Alec Wilkinson's forgiving and sympathetic piece on Kenneth Goldsmith has recently made the poetry rounds and came across my various feeds this morning. I read it. The piece raises many of the concerns about the whiteness of the Conceptualism movement, and about the avant garde poetics of North America's past fifteen years or so. The piece also gives Goldsmith ample space to explain his motivations behind the performance of "The Murdered Body of Mike Brown's Medical Report" last March, 2015.
Goldsmith makes his living as a writer of, as he coins it, "uncreative writing," wherein most text produced is found and resituated. Fair enough. Remarkable insights can be gained when familiar texts get defamiliarized; in fact, any poem that fails to perform that shift fails also to really be a poem. Goldsmith's work has been remarkable in that he strives to defamilarize not only the text, but its media, as seen in his work Day, in which he retypes an issue of the New York Times into a standard (but lengthy) codex book.
It's this attention to recontextualizing media that not only serves to fuel Goldsmith's work, but also to undermine the work. According to Wilkinson, Goldsmith sought to apply his techniques to a "hot" text. That term explicitly flags Goldsmith's interest in treating such a text as a McLuhanesque media; hot as interactive and as a site of sensory overload. Goldsmith's performance quickly got hot in another sense, as he became a focal point for racialized America's fury over the continued mistreatment of its young, black men by powerful, white men and their institutions.
Conceptualism sought to replace Modernism as an antiquated mode devolved to analysis of granular units of meaning. By replacing content with context, the Conceptualists draw attention to the inherent fact of 21st Century North American life; that everything known is online, thus granular, thus recontextualized as motes of static and irreducible except as modes, or media. This is the age of both meta- and mega-data, and Goldsmith's work has habitually drawn attention to the way text works in our time, and done so effectively, which has (as Wilkinson points out) valorized Goldsmith in Academia.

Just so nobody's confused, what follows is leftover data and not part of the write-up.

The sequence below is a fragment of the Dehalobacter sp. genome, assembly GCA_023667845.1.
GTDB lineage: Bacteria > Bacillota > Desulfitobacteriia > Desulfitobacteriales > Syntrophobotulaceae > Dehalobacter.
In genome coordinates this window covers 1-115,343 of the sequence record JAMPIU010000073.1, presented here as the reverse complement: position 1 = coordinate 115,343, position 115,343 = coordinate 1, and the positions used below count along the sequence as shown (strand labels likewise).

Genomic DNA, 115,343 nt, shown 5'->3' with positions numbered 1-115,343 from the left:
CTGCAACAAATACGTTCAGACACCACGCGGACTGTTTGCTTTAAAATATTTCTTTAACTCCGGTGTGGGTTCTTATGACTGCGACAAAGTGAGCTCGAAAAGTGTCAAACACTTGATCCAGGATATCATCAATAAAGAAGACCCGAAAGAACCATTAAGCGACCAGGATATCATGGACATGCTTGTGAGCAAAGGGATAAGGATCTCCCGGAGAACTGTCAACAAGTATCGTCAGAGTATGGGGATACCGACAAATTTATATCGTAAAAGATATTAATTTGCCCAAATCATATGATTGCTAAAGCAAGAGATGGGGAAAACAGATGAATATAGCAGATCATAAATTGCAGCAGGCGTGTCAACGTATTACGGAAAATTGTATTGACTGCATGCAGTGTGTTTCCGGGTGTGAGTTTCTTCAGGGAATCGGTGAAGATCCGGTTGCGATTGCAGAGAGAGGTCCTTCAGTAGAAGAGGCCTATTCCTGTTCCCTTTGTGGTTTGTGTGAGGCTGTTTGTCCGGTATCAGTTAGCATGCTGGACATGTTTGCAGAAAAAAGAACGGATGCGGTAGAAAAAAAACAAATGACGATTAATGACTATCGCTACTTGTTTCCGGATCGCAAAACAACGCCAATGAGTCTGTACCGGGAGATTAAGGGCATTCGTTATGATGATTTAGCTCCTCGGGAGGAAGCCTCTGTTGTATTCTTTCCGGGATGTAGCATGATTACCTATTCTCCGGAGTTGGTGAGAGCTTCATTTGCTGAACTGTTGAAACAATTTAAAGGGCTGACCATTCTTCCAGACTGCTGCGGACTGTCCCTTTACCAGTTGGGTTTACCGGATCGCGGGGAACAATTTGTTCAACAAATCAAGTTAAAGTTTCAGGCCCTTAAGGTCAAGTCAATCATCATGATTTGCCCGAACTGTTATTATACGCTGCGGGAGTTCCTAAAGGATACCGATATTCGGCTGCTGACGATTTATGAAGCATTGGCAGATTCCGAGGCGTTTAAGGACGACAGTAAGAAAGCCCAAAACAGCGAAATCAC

The experiment fails, however, when Goldsmith signals that such out-dated modernisms as hot or cold media provide the motive force behind his work. McLuhan is old, and his work has long since been understood as useful only within a remedial context of understanding media as representative of human communication; the sort of thing one learns in a first-year Communications class. Media no more replace human experience than Baudrillard's simulacra do.
Race theorists understand this. Feminists understand this. Gender and power theorists understand this. Apparently, however, Goldsmith did not understand this, and in not understanding it, he proceeds to shift his artistic attention from his own cold, white manhood and reading practices, to the "hot," racialized and contentious body of a dead, young man who had been brutalized by white guys with power.
By viewing Brown's body as a text the same way that he had previously viewed his own body in such works as Soliloquay and Fidget, Goldsmith dehumanizes Brown. By doing so and ignoring his own position of race and institutionalized privilege, Goldsmith dehumanizes Brown. By inserting unflattering comments about Brown's genitalia that appear differently than their context in the coroner's report, Goldsmith dehumanizes Brown and reveals his own insecurities. By doing all of this when Brown's body remains a focal point of trauma, Goldsmith dehumanizes Brown and disregards those for whom Brown's most important contribution to American culture is the very body that Goldsmith dehumanizes, even as that body gets appropriated as a simulacrum by people who self-identify with it because of their own bodies.
Goldsmith admits making a mistake to Wilkinson, but does not clarify what that mistake is, at least not in Wilkinson's article. One of the great failings of Modernism remains its investment in things, in the concrete, in the quotidian details of lived experience, at the expense of what modernists viewed as the overly sentimental investment in emotion evidenced by their Romantic forbears. Conceptualism sought to reclaim context without investing either in granular things, or subjective emotions, but by disregarding his own context, and by disregarding the lived context of his actual, human subject, Kenneth Goldsmith fails both that context and his own movement. He becomes just another white relic from a context whose time has passed.
I cannot fault anyone who refuses to forgive Goldsmith this trespass against the body of Michael Brown. Conversely, I agree with Goldsmith's assertion that the role of the artist is to provoke; certainly, as an agent provocateur, he has performed this role with aplomb. Many artists and poets have declared their intention to do whatever is necessary to disrupt Goldsmith's career, of whom the anonymous Mongrel Coalition stands as one singular voice among those many. Is such action justified? It strikes me that, whether they like it or not, whether Goldsmith likes it or not, such continued attention to his work will only serve to enable his provocations further. That, after all, is the nature of media.